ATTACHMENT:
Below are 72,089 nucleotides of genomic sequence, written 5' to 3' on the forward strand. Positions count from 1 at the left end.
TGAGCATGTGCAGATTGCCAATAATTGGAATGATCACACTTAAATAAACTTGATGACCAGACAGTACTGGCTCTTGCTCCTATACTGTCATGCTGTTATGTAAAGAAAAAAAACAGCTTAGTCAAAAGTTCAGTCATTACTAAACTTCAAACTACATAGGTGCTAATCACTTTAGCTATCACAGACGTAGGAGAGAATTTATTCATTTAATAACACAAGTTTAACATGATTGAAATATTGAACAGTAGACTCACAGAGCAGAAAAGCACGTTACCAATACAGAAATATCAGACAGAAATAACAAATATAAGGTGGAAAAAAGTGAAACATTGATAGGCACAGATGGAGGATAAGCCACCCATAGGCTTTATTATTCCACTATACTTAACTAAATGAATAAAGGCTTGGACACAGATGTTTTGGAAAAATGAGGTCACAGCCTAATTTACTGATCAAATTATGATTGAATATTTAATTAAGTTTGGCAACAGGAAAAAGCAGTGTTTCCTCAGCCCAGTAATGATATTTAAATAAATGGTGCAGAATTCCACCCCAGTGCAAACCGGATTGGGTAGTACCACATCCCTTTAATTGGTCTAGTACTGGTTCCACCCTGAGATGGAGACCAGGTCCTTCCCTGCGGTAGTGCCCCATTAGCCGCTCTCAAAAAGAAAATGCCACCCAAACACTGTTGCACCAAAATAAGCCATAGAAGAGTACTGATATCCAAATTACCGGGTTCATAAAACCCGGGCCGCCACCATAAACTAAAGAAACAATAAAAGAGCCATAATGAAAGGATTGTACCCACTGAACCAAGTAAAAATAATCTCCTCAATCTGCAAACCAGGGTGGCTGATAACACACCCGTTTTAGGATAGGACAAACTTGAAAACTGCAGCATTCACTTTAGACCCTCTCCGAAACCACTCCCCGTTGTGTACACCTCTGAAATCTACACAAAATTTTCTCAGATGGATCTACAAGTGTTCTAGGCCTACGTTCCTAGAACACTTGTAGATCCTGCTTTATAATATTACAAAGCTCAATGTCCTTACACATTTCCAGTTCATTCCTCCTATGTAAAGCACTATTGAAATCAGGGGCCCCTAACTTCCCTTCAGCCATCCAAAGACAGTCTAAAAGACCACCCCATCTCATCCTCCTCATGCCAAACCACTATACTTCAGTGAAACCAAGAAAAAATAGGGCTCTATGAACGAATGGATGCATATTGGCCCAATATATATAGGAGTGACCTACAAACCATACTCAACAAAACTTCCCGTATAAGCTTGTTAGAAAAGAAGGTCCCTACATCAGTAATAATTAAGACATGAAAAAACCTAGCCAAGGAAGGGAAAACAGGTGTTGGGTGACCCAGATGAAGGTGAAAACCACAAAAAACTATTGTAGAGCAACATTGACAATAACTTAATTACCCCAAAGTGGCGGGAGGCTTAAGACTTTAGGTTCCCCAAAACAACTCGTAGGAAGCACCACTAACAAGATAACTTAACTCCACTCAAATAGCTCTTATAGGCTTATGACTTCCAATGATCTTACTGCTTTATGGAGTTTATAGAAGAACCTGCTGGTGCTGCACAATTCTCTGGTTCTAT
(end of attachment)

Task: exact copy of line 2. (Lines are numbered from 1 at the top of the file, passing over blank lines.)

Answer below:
TGAGCATGTGCAGATTGCCAATAATTGGAATGATCACACTTAAATAAACTTGATGACCAGACAGTACTGGCTCTTGCTCCTATACTGTCATGCTGTTATGTAAAGAAAAAAAACAGCTTAGTCAAAAGTTCAGTCATTACTAAACTTCAAACTACATAGGTGCTAATCACTTTAGCTATCACAGACGTAGGAGAGAATTTATTCATTTAATAACACAAGTTTAACATGATTGAAATATTGAACAGTAGACTCACAGAGCAGAAAAGCACGTTACCAATACAGAAATATCAGACAGAAATAACAAATATAAGGTGGAAAAAAGTGAAACATTGATAGGCACAGATGGAGGATAAGCCACCCATAGGCTTTATTATTCCACTATACTTAACTAAATGAATAAAGGCTTGGACACAGATGTTTTGGAAAAATGAGGTCACAGCCTAATTTACTGATCAAATTATGATTGAATATTTAATTAAGTTTGGCAACAGGAAAAAGCAGTGTTTCCTCAGCCCAGTAATGATATTTAAATAAATGGTGCAGAATTCCACCCCAGTGCAAACCGGATTGGGTAGTACCACATCCCTTTAATTGGTCTAGTACTGGTTCCACCCTGAGATGGAGACCAGGTCCTTCCCTGCGGTAGTGCCCCATTAGCCGCTCTCAAAAAGAAAATGCCACCCAAACACTGTTGCACCAAAATAAGCCATAGAAGAGTACTGATATCCAAATTACCGGGTTCATAAAACCCGGGCCGCCACCATAAACTAAAGAAACAATAAAAGAGCCATAATGAAAGGATTGTACCCACTGAACCAAGTAAAAATAATCTCCTCAATCTGCAAACCAGGGTGGCTGATAACACACCCGTTTTAGGATAGGACAAACTTGAAAACTGCAGCATTCACTTTAGACCCTCTCCGAAACCACTCCCCGTTGTGTACACCTCTGAAATCTACACAAAATTTTCTCAGATGGATCTACAAGTGTTCTAGGCCTACGTTCCTAGAACACTTGTAGATCCTGCTTTATAATATTACAAAGCTCAATGTCCTTACACATTTCCAGTTCATTCCTCCTATGTAAAGCACTATTGAAATCAGGGGCCCCTAACTTCCCTTCAGCCATCCAAAGACAGTCTAAAAGACCACCCCATCTCATCCTCCTCATGCCAAACCACTATACTTCAGTGAAACCAAGAAAAAATAGGGCTCTATGAACGAATGGATGCATATTGGCCCAATATATATAGGAGTGACCTACAAACCATACTCAACAAAACTTCCCGTATAAGCTTGTTAGAAAAGAAGGTCCCTACATCAGTAATAATTAAGACATGAAAAAACCTAGCCAAGGAAGGGAAAACAGGTGTTGGGTGACCCAGATGAAGGTGAAAACCACAAAAAACTATTGTAGAGCAACATTGACAATAACTTAATTACCCCAAAGTGGCGGGAGGCTTAAGACTTTAGGTTCCCCAAAACAACTCGTAGGAAGCACCACTAACAAGATAACTTAACTCCACTCAAATAGCTCTTATAGGCTTATGACTTCCAATGATCTTACTGCTTTATGGAGTTTATAGAAGAACCTGCTGGTGCTGCACAATTCTCTGGTTCTAT